I will admit that the Chinese sturgeon has no impact on my life here in Madison, Wisconsin.  I highly doubt I’ll ever see one in person (I’ve never seen a live sturgeon native to this area, either).  Yet I find myself indignant that yet another of God’s creations will likely disappear for good.  Why do I feel this way?  So what if it goes extinct? Continue reading

Whales, spray cans and chickens: Sometimes we do things right!

The environmental movement has been criticized at times for being too negative and ‘alarmist’.   Now, you have to be fair to those of us who study these things closely. There is usually little to be positive about and plenty of things to be frightened of. I could tell you things that I seldom mention in a public lecture, things that never make the news but that would keep you up most nights and make your skin crawl (especially if you are raising a family right now). If there really is a fire in the theater, being an “alarmist” is an obligation, not a crime.

On the other hand, I will confess that it is tempting at times to spend so much time looking at the crisis that we can ignore legitimate good news. So, at least for today, let’s set the bad news aside, and review three legitimate “good news” stories: Continue reading

Naming again all the animals

Originally published August 31st, 2011.  Is it a woodchuck, or a groundhog?

Guest blog: by Lowell Bliss

As part of our summer vacation this year, we found ourselves at Canada’s Wonderland, a colossal amusement park near Toronto.  My teenage son has discovered roller coasters as a passion, and so we strapped ourselves into the Behemoth, riding up to a height of 230 feet and then plunging down at 77 mph.  The Behemoth cost $26 million to build.  But all day it was like that: we were surrounded by acres of ingenious and costly technologies engineered with the sole purpose to amuse and thrill.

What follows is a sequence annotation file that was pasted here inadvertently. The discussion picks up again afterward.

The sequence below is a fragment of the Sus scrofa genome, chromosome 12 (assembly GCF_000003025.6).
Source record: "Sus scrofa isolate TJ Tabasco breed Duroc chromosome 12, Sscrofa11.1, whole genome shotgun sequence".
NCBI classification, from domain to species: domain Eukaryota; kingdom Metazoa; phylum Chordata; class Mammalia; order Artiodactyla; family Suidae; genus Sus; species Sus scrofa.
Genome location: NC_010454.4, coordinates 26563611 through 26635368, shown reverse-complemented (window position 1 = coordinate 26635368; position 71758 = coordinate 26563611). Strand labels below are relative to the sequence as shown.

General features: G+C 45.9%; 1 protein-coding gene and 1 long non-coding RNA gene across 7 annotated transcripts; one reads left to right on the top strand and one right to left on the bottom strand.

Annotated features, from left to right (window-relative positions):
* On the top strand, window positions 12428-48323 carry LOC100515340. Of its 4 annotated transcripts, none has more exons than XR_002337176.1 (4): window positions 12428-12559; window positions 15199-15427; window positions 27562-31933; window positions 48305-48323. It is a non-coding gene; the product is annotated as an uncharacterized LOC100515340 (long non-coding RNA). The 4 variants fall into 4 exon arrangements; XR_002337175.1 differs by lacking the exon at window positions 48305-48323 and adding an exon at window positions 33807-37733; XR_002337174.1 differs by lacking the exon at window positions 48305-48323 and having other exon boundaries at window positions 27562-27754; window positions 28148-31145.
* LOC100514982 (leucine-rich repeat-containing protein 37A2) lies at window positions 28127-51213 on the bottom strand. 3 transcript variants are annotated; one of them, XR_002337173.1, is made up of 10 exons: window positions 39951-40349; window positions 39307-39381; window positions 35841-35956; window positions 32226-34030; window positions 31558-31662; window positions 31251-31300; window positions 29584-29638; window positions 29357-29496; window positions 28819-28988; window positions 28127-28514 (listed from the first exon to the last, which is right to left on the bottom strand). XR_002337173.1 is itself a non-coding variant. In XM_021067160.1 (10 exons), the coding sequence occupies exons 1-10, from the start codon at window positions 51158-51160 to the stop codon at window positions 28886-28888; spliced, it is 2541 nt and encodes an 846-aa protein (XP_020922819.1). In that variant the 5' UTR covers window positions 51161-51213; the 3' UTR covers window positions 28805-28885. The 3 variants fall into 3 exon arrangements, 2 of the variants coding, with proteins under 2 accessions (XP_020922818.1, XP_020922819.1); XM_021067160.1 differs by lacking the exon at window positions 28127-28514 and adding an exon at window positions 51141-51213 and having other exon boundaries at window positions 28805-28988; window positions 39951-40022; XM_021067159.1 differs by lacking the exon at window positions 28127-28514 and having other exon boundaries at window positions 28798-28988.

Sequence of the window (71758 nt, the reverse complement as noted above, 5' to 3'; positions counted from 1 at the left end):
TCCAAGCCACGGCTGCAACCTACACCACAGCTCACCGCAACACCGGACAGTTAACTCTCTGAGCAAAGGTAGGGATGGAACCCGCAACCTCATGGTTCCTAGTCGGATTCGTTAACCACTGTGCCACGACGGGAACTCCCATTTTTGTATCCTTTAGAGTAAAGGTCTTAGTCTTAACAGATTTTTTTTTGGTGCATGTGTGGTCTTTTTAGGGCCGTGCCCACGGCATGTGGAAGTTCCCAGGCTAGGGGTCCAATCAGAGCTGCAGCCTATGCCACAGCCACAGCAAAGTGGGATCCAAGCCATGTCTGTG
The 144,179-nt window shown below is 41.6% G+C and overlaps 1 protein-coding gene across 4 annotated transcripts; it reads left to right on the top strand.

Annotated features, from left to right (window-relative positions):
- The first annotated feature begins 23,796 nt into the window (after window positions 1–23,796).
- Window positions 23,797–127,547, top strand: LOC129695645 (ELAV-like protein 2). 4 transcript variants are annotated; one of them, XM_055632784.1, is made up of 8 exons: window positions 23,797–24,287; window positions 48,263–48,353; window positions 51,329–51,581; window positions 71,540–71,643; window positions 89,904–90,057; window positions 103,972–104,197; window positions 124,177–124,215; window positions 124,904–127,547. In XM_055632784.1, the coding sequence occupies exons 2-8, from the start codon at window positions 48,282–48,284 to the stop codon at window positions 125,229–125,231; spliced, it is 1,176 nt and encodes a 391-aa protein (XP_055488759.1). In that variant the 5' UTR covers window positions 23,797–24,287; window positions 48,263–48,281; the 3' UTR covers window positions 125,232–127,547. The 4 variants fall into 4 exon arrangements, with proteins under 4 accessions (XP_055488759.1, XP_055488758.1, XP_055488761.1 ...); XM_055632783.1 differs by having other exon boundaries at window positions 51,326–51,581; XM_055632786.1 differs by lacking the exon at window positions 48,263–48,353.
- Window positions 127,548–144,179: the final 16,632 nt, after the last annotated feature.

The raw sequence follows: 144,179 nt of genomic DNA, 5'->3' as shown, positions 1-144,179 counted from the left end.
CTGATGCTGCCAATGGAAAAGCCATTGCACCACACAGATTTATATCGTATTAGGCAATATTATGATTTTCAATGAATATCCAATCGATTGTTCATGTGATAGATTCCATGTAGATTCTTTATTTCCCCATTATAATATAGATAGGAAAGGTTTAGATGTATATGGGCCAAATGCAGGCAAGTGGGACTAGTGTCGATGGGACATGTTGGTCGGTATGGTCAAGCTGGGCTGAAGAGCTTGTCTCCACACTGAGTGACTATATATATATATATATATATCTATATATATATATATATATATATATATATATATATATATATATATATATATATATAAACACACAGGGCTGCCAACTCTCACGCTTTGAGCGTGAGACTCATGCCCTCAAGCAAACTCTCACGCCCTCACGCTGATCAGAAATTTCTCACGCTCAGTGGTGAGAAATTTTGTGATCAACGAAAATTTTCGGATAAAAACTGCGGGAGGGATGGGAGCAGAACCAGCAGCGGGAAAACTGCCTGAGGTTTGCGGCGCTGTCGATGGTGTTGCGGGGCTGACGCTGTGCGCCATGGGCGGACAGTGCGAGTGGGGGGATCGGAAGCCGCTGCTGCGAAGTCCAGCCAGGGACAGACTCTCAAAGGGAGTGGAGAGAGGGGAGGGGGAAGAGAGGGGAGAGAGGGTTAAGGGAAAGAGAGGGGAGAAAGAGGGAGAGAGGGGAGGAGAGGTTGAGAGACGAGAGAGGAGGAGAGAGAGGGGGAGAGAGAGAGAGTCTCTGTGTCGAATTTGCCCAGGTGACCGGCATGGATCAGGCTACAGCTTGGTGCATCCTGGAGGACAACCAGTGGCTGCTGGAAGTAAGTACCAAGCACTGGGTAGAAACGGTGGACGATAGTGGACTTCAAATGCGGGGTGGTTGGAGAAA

As my old body began to wane in the late afternoon, I plopped down on a park bench and waited out my kids who were on another ride.   A young teenage girl was standing nearby.  Suddenly, I heard her utter a short squeak and I felt something rustling on the ground between my ankles.  I looked down.  A chubby woodchuck wandered out from under my bench.  Behind us was a small wooded lot between paths in the amusement park.  A little stream flowed into a pool there and it was hard to tell whether this patch of nature among the tarmac was original or manufactured.  Nonetheless, it was apparently where the woodchuck lived.  I suspect it was “suppertime,” if that’s what you can call his daily allotment of popcorn and funnel cake. Continue reading

Reviving a Sense of Wonder

The first of Andrea Ebley’s monthly posts on the blog.  

IMG_3877wonder n : rapt attention or astonishment at something awesomely mysterious or new to one’s experience

Children embody the definition of wonder, a sense that inspires curiosity and investigation, and fosters delight. How often do you see a child running to catch falling leaves or jumping from curb to puddle, completely absorbed in his actions and oblivious to all else? How often do you see a full-grown adult doing those same things? Continue reading